In the next session the organisers explained to everyone what had happened. They said that the plant pot had risen in the air, but did so due to a strong magnetic force. They also said that, from the initial questionnaire, they could say the room was equally made up of believers, the open minded and committed sceptics. From the second questionnaire (saying what people saw), the answers we’re diverse. A number of people said that the plant pot did not move, whilst others claimed that it shone with a red aura and some suggested that it even flew across the ceiling.

The point here is that our firmly held views colour the way we see things. Often we find evidence, in what we see, to back up our opinions rather than viewing something neutrally. In this example, people from both sides (the scientifically minded sceptics and the true believers of spiritualism) were unable to just say what happened, without making sense of it from their strongly held views of the world.

Therefore, the use of VAR, which is due to be introduced to the Premier League from 2019-20 is still going to rely on the opinion of a person who, no matter how much they believe they are being neutral and fair, cannot fully be. They will view a hand ball incident or a trip in the box with an already held subconscious view about diving and cheating. They will already believe that a tug on the shirt is serious or not. They will have experienced being pushed or tripped in their own lives. No matter how neutral they are being, they will deep down already have a view about these things (as has always been the complaint of small clubs at Old Trafford, where they believe that referees find it hard to ignore the crowd and the history of the club).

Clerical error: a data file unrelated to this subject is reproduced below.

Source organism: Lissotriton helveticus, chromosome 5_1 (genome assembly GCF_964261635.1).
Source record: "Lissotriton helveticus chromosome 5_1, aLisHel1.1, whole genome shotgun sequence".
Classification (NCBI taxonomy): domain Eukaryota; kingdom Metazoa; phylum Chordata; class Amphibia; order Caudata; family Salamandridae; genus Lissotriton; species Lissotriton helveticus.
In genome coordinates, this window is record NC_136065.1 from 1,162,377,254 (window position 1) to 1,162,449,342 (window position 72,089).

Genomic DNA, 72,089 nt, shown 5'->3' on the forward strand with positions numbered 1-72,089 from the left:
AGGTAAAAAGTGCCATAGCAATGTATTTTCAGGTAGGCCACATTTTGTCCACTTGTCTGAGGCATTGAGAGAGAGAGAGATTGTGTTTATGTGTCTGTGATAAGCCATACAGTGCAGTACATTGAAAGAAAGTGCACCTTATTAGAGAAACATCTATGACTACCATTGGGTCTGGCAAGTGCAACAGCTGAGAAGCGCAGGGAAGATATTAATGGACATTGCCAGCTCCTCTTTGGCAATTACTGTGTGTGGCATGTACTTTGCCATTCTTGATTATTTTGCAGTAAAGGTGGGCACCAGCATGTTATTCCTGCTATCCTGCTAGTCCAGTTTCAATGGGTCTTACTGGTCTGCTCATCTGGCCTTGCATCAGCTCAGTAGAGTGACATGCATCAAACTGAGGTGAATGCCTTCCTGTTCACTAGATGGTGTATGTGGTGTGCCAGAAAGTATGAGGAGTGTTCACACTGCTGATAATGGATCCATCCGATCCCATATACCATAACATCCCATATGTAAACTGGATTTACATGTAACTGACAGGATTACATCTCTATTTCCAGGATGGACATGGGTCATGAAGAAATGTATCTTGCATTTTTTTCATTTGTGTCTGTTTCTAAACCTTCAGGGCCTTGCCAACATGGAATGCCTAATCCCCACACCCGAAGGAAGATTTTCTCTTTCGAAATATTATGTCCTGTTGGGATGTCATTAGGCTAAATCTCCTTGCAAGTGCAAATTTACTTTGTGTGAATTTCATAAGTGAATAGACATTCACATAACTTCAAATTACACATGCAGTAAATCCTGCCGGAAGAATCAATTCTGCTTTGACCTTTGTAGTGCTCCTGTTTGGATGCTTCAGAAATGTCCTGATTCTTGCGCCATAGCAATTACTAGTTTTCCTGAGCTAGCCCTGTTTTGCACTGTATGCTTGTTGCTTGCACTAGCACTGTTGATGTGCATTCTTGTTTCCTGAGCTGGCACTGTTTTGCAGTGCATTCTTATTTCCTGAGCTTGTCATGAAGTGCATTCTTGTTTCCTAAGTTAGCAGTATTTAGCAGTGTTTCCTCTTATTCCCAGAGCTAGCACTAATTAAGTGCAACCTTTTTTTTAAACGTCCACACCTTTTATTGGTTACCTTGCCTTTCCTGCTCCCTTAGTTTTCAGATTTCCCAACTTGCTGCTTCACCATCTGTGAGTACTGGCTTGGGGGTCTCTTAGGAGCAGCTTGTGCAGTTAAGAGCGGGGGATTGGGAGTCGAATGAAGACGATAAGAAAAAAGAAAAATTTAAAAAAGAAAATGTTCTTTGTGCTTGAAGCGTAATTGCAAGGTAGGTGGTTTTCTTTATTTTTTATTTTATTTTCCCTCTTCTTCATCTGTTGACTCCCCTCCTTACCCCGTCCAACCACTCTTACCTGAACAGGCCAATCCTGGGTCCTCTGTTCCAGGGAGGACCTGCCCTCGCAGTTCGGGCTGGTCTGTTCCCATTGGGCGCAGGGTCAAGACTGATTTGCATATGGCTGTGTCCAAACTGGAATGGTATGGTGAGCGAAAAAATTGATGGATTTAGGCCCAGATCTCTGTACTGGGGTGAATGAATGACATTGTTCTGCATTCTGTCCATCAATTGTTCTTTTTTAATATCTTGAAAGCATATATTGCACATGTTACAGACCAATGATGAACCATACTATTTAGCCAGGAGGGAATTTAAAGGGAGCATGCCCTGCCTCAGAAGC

Therefore VAR is not going to eradicate controversy or accusations of injustice. There will, no doubt, be some “clear errors” (e.g. was it offside?) that can be cleared up, but there will be many circumstances in which, no matter how many times you watch the screen, different people will see it differently. That is because we look at everything from our own perspective and then find the evidence to justify our decision.

It is the same with lip readers expressing a view on what Jeremy Corbyn said. He is a controversial figure who inspires both loyalty and derision and everything he says has an element of controversy. So people, depending on their view of him, will believe anything that is reported about him. However, no matter how much we believe that people are able to view things neutrally and without bias, it is not possible.

VAR attempts to eradicate human error, but football is at its essence human. It is not a science. Chance is a vital component (football is between 10% – 50% luck, depending on who you read). If you wish to take away human error, then don’t go to a football match, play FIFA on your X Box or PlayStation instead. Football, as well as politics, are “human” endeavours, littered with mistakes and chance and both are all the better for it.